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In light of yesterday’s terrorist attack on a church in France where a priest was killed in the most horrific way; some believers may be gripped by fear, others are angry, while some may be wondering what the Christian response should be.

Fear and intimidation has always been one of the weapons the devil has used against God’s people. We see it used in the Old Testament against the true prophets of God, and in the New Testament against the Apostles and the Christians. Fear says, you must conform or submit to my rule or else you will face pain, suffering or death. The righteous form of fear is intertwined with love leading to a willing submission (by choice) through one’s conviction of a true Higher Power (God). On the other hand, fear from the devil leads to an unwilling submission through threats and violence, ultimately robbing one off their freedom and happiness while promoting evil and deception.

How should we respond to this? Some have a very passive approach to these things, believing that inaction is the best form of action. But can doing nothing produce something? Will it not encourage or empower the hand of evil to spread? Others have thought of using violence as a way of defending the truth and defeating evil. But are there any biblical grounds for this in the New Testament? Some also feel it is a call to show more love, often expressed in an undiscerning way that may appear counterproductive or naively oblivious to a threat that faces all of us.

Brothers and sisters, this fear can only be defeated in light of God’s grace and love for us. This fear becomes insignificant, once we can see the eternal perspective of our glorious end. In light of this truth, the Apostle said, “Who shall separate us from the love of Christ? Shall tribulation, or distress, or persecution, or famine, or nakedness, or danger, or sword?” He goes further to say; “For I am sure that neither death nor life, nor angels nor rulers, nor things present nor things to come, nor powers, nor height nor depth, nor anything else in all creation, will be able to separate us from the love of God in Christ Jesus our Lord.” (Romans 8:35-38).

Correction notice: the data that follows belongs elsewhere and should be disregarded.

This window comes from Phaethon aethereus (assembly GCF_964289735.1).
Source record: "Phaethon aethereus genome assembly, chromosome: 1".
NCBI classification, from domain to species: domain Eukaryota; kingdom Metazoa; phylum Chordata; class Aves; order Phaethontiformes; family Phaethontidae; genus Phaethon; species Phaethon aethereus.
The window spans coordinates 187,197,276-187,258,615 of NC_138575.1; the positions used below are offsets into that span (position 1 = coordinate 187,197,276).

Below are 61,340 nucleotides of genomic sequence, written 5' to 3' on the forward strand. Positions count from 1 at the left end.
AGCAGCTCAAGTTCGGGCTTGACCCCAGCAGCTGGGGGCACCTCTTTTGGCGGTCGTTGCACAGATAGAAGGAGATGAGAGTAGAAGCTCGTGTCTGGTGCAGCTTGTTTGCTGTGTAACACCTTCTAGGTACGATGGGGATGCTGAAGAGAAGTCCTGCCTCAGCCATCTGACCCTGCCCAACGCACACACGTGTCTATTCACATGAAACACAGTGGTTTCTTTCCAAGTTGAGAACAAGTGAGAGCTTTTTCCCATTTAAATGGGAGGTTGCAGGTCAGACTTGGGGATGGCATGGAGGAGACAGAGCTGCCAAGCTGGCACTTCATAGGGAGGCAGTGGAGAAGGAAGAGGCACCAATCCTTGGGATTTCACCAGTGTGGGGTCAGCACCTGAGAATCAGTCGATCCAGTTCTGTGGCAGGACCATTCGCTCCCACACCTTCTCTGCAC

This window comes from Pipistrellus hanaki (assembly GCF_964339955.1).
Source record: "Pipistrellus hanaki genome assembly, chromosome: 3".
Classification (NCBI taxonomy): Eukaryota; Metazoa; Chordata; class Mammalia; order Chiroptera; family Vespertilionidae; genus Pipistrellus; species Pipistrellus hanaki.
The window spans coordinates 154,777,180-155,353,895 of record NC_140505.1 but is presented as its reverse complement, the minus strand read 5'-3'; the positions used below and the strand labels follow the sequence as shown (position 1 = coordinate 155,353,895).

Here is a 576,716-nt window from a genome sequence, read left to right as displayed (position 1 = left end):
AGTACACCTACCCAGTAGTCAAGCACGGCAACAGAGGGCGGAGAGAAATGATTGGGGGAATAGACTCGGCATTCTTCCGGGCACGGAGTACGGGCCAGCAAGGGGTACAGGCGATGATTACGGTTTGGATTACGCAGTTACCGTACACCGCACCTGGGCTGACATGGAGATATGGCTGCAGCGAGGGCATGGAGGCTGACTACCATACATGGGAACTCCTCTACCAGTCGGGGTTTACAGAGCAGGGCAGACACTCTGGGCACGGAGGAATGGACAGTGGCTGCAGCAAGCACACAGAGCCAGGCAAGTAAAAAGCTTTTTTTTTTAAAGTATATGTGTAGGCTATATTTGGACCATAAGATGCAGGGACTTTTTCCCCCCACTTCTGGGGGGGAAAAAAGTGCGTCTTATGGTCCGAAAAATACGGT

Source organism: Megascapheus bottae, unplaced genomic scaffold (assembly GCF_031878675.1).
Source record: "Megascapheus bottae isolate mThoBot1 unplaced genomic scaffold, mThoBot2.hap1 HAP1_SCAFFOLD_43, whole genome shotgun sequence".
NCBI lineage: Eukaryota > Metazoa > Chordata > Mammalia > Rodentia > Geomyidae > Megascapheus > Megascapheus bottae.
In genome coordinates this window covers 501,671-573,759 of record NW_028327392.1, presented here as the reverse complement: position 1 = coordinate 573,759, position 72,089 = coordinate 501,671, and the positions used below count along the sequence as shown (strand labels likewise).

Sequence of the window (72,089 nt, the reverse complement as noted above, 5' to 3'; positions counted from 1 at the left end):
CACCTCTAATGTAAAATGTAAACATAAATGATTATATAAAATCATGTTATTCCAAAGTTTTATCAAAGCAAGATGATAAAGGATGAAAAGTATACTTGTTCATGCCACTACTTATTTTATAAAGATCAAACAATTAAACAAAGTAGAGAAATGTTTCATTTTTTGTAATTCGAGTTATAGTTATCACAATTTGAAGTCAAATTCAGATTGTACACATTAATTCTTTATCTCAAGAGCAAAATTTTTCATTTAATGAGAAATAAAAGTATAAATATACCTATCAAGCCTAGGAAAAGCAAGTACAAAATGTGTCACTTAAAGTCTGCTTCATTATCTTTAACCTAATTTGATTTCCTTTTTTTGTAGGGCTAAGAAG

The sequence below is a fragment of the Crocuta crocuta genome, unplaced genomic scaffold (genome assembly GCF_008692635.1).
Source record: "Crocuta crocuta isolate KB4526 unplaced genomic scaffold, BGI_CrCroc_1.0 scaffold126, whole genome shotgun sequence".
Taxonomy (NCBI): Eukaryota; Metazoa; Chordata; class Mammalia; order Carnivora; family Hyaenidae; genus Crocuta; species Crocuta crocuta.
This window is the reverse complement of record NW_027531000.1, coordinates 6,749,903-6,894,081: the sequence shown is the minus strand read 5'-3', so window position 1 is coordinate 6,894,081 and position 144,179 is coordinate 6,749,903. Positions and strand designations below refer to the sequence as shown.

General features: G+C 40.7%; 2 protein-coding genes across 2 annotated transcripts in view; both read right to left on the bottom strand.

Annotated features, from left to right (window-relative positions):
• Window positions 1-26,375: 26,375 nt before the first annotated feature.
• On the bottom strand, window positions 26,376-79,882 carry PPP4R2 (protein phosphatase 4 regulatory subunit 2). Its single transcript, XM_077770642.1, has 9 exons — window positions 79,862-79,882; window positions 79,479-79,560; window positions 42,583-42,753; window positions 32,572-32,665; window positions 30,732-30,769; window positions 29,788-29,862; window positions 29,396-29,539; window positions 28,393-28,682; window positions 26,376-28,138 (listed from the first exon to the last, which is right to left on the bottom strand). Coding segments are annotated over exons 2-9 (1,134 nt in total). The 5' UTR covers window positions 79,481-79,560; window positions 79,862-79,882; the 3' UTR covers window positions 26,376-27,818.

When faced with such fear and intimidation, our response should be like the Apostles and the early church. We must be prayerful, steadfast and unyielding to this fear. We must be of one voice that speak up for our rights and freedom in love and not violence. But if persecution knocks on our door, let us see it as our call home to glory; for Jesus said, “Rejoice and be glad, for your reward is great in heaven, for so they persecuted the prophets who were before you” (Matthew 5:12). But for now, give no room for fear to rob you off your joy and happiness in Christ. Be thankful for life and celebrate the grace of God that has given you the privilege and identity that terrorism or death cannot take from you. You are blessed and highly favoured. Be encouraged!


Chris Eke